Stop Trying to Impress God
Long before I committed my life to the Lord, I tried to impress Him.
As a child, I sat at my grandma's side, and she told me about hell. I didn't understand how to become a Christian that day, but I did get the picture she painted of hell. I set out to make God happy with me, because I sure didn't want to "roast like a marshmallow."
In junior high, I walked the aisle at an evangelistic event. By that time I'd come to understand I was a sinner, and I felt guilty about one sin in particular. I'm sure many people made sincere decisions that night. I said all the right words, but my heart was all wrong.
I wasn't about to change. I was still looking for that quick fire escape from hell. I figured I'd just have to try harder.
Then before my twenty-first birthday in 1971, I joined Life Action Ministries for all the wrong reasons. I wanted to be on stage and sing. I couldn't afford another year at Bible college, and figured I'd just travel a while and maybe even find a Christian husband.
Within two weeks on the team, I was repentant, broken, and desperately seeking the Lord.
In a message at a Christian high school, Life Action's founder, Del Fehsenfeld, Jr., made my heart condition clear. Even my very best works were filthy compared to God's absolute holiness (Isa. 64:6).
I didn't need a pat on the back; I needed rescuing. I needed mercy! I needed God's righteousness (Titus 3:3–5; 1 Cor. 6:11).
God changed my heart that day, and I've never doubted my eternal destiny since.
End of story, right?
No. Somehow, I still didn't grasp the daily freedom of God's grace in Christ. I got caught up in comparisons, judgmentalism, insecurity, and fear as my old habit of trying to impress God and others rose to the surface.
Sometimes it takes a while for us to realize the shackles of our slavery have fallen away. I was God's child, but miserable.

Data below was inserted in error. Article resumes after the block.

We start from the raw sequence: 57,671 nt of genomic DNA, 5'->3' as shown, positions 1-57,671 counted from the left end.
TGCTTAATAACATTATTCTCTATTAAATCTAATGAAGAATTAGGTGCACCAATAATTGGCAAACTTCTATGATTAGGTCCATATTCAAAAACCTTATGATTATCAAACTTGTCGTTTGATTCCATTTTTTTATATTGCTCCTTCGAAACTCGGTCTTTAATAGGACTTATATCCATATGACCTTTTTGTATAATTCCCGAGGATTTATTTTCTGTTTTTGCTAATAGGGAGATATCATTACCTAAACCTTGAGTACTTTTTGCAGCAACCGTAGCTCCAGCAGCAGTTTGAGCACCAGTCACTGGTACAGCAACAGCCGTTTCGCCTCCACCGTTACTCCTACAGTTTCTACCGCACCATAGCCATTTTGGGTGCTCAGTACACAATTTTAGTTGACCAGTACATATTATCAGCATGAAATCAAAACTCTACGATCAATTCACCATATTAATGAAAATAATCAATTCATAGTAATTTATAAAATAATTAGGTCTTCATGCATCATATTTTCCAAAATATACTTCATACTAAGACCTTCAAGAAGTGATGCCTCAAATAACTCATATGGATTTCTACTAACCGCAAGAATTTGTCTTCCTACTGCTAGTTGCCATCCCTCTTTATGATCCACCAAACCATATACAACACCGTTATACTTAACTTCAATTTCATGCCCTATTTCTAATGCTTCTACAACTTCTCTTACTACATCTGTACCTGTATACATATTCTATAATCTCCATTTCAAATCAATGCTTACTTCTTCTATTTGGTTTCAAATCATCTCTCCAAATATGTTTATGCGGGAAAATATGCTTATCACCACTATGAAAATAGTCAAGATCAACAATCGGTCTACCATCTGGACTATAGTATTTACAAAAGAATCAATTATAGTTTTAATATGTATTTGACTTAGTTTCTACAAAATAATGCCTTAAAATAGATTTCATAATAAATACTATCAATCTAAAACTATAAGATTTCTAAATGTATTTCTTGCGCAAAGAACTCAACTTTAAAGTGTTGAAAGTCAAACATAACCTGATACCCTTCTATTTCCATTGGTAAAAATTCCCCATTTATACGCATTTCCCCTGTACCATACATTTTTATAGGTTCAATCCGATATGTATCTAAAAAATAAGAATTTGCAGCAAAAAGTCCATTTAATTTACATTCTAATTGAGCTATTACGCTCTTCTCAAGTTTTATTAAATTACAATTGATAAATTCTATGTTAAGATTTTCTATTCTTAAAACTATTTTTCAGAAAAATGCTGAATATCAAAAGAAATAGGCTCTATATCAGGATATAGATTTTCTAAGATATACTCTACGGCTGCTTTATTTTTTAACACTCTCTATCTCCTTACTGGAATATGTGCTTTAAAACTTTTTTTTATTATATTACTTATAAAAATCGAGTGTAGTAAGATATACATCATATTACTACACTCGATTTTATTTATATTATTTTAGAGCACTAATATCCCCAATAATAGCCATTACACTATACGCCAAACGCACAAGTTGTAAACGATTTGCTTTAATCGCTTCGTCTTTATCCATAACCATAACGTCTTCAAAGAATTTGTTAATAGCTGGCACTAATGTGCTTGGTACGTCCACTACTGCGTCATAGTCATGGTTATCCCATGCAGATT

- I memorized Scripture and studied the Bible, trying to impress Him with my "spiritual commitment."
- I offered "sacrifices" of compassion and stewardship.
- I walked the walk—stumbling over myself at every turn—and talked the talk. I had Christianese down pat.
- I served God, but, just like before I became a Christ-follower, it was for all the wrong reasons.
- I even counseled people about giving their lives over to Christ, but didn't find my own spiritual life satisfying.
Do you notice one word in all those sentences? "I . . . I . . . I . . . I . . . I." During those years, I made checklist after checklist, trying to figure out how to get life right so I'd win God's favor. I never learned how to live out the process of being "dead to sin and alive to God in Christ" (Rom. 6:11).
But God continued to work.
I remember the day I said, "I'm tired of trying to impress You, God."
I was studying for a message I'd planned to share with a group of women. It included a long list of Scriptures about who we are "in Christ." As I unpacked each Scripture, light streamed into my thinking to push out the devil's lies.
I didn't have to figure out how to make God accept me. I was already accepted in the Beloved—accepted in Jesus (Eph. 1:6). God was satisfied, and all I had to do was rest in Jesus' powerful work on my behalf.
I didn't have to be good enough, perfect enough, or obedient enough for God to "accept" me. Only Jesus is good enough, perfect enough, and obedient enough. I didn't have to earn God's love; I already had it in Christ. I didn't have to earn God's forgiveness. Forgiveness was the cornerstone of my relationship with the Lord in Christ.
The Father who saved me also declared me righteous, loved me, healed me, and forgave me—all because God applied what Jesus did for me. I don't have to prepare a daily progress report to get the Father's approval. Jesus' completed "report" is all-sufficient. He got an A+ on my behalf.
I don't need to live by legalistic lists, but I do want to cultivate a holy lifestyle (1 Peter 1:14–16). The Holy Spirit continues to teach me how to be more like Jesus.
Now when thoughts arise that I must "impress" God, I counter them with biblical truth and remember the cross. And I imagine the Father's smile.
Are you still trying to impress God in some way? What does it mean to you today to be "accepted in the Beloved"?
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